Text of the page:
Cruddas – Cruddas, for God's sake! Could Dickens himself have come up with a better name for a Hackney-born self-made billionaire braggart bagman? "You knows my wicious ways," said Charlie Cruddas, tapping his nose with a finger that bore the marks of being in every pie in Brownnose Alley. "Now all you needs to know is my price. 'Igh, Mr Buzzard, wery 'igh indeed. 'Cos I 'as influence, I 'as."
A bit fat, that style of writing, for our lean times. Here's why we should be thankful for the Conservative Party: whatever our squeamishness in the matter of caricature, we can always rely on Tories to caricature themselves. They actually do take money from the poor to line the pockets of the rich; they actually do gallop through the centre of Chipping Norton on horses lent by friends any wise man would run a mile from; they actually do punish pensioners improvident enough not to have something stashed away in Bermuda or Liechenstein; they actually do think it behoves them to inhibit the drinking of the working classes (that's when they're not too drunk themselves to think anything) and they actually do (or did) employ as party treasurer a "Monaco boy" with an Essex accent by the name of Cruddas.
Though we castigate the Tory party for being a place where old Etonians can nod off in one another's company, in fact it's their hankering for the common touch that gets them into trouble. Was there not something embarrassingly costermonger about the Chancellor's slogan that the country was "open for business"? Touch and go, was it, between that and "open all hours"? As for the rumour that Osborne wanted to hang a sign from the front door of No 11 saying "Lovely to look at/ Delightful to hold/ But if you should break me/ Consider me sold", I can neither confirm nor deny it.
Then, just days after a budget so transparently unjust that Ed Miliband had only to run his hand through his hair to win the debate, along came "Mother" Theresa May showing she was au fait with "preloading" – that ancient proletarian ritual, still prevalent in the most deprived areas of the country, of getting pissed at home before you go out to get pissed on the street. An insider knowledge of the ways of ordinary folk that was on display again when the Tories suggested they hoard Cornish pasties – Cameron's takeaway of choice – in jerrycans stored in their groundsmen's sheds.
But with Cruddas we encounter a quality which, in fairness to its traditions, we don't normally associate with Conservatism at all. Boasting. If there's one thing a gentleman knows he has no need to do, it's boast. And if there's one thing a parvenu has to do – otherwise what's he risen from nowhere to somewhere for? – it's boast. Of the fools, animal or human, who enliven the pages of Aesop, the most common is the boaster. "Pretend this is Rhodes and jump then," say bystanders when a traveller boasts that in Rhodes he had jumped further than anyone had ever seen. Of the fools we encounter in the fables of our own lives the boaster is the easiest to confute. "Jump, then," we say, and there's an end of it. If Cruddas's boast, that a few shillings could buy you the Prime Minister's ear, wasn't empty, it's a serious matter for the Tory party. But if it was all bluster, how did he suppose he would not be rumbled?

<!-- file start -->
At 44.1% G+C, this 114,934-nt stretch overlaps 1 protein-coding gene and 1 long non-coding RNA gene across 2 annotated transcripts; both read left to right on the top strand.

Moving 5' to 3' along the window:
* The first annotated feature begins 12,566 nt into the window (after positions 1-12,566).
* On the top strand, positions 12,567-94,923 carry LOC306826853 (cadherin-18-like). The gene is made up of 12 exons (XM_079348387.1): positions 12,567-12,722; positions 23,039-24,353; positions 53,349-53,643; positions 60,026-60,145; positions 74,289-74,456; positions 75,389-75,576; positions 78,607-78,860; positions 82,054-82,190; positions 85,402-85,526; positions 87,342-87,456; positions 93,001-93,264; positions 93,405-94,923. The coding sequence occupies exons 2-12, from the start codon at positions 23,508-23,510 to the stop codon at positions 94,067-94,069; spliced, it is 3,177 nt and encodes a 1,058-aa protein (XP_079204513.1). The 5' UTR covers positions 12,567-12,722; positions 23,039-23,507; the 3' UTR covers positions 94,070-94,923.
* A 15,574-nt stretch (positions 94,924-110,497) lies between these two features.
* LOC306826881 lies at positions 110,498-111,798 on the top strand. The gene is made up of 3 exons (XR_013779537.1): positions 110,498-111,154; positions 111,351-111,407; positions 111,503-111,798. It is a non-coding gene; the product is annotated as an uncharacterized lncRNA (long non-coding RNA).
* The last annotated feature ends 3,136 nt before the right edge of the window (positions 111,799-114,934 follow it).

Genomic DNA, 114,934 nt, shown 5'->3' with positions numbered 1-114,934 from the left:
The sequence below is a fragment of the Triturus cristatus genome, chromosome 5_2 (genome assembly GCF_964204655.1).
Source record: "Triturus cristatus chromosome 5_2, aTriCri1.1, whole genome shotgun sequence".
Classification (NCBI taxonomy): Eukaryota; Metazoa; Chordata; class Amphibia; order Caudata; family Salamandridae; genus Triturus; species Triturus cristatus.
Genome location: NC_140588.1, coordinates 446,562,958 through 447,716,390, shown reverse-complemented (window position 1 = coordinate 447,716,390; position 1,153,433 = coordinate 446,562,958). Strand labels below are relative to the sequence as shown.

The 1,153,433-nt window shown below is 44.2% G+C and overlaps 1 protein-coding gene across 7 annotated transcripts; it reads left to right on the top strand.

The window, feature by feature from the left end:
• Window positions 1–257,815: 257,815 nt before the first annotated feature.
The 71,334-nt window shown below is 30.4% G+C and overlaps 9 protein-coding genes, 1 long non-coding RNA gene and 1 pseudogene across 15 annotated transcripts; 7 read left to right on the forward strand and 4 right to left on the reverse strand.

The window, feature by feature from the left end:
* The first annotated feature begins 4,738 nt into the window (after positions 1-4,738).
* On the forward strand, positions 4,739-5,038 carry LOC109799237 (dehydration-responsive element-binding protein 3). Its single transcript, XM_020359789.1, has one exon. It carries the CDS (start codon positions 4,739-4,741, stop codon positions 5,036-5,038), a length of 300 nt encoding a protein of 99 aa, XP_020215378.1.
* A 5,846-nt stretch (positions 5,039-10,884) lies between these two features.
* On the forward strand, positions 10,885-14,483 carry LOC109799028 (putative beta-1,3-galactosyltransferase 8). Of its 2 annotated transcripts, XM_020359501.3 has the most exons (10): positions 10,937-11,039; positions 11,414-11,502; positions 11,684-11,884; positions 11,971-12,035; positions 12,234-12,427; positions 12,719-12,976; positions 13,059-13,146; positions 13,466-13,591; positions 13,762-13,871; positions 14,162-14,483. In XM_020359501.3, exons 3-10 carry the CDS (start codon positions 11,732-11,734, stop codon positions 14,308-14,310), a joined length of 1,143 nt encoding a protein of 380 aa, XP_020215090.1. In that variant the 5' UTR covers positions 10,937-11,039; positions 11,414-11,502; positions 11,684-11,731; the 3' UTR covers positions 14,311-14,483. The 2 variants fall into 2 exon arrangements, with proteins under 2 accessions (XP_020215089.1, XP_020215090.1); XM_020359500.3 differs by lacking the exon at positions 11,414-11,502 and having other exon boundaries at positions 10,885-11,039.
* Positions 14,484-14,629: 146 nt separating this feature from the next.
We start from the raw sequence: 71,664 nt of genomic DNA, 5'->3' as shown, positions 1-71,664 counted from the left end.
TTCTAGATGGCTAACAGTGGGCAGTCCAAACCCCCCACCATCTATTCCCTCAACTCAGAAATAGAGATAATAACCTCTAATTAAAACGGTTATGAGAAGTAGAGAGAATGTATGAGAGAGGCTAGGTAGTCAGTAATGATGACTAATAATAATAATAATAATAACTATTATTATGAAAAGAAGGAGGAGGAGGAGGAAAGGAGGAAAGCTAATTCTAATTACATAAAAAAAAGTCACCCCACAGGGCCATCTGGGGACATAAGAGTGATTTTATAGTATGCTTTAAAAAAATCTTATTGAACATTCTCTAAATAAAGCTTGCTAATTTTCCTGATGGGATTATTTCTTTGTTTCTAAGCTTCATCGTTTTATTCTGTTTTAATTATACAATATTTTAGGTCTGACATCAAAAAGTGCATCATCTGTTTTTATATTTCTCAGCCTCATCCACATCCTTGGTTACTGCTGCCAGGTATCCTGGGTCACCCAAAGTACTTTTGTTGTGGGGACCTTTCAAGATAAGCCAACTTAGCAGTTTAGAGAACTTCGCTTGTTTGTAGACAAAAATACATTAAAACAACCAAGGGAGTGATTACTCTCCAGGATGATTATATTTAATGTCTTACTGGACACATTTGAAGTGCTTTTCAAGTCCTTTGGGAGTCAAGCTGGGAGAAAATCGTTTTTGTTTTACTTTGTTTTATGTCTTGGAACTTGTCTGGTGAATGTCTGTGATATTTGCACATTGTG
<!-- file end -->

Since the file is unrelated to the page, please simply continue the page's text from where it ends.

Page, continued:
That's a question we are forced to ask just about every time we turn on our television sets and hear competitors on some reality show or other singing their own praises. I long ago decided The Apprentice was not for adults on account of the inane boasting at its heart; not just the boasting implicit in the replete self-satisfaction of its host (if you've done so well, how come you're reduced to this, Lord Sugar?), but the feeble bragging of the contestants whose self-proclaimed marketing genius is given the lie three minutes into programme one when they can't give away an umbrella in the rain.
Yes, these are self-selecting shows; you have to be a dickhead to go on, so it stands to reason you'll say dickheaded things. But the culture of idiotic boasting is now so widespread that it must originate with the producers of these programmes, desperate to confer grandeur on what's vapid, to suggest drama where there is none, to make heroes of buffoons and, of course, when it comes to talent shows, to make buffoons of sad sacks.
Take a look at what they've done to Four Rooms, a sort of competitive Antiques Roadshow, in which sellers choose between rival bids from dealers said to be "masters of the dark arts of valuation". It had a laconic charm first time round, but it's returned as another excuse for gross posturing, with the dealers compelled to pose like The Avengers, vamping and camping and pluming and snorting and otherwise trying to look dangerous, telling us how they never fail to get what they want and then failing to get it at the first opportunity.
Almost everything that now happens on British television is crass, by turns timid and indecorous, but the boasting mania is the last scrape of the barrel. Modesty was once a virtue. Bring it back says I, or I will do such things – what they are yet, I know not; but they shall be the terrors of the earth.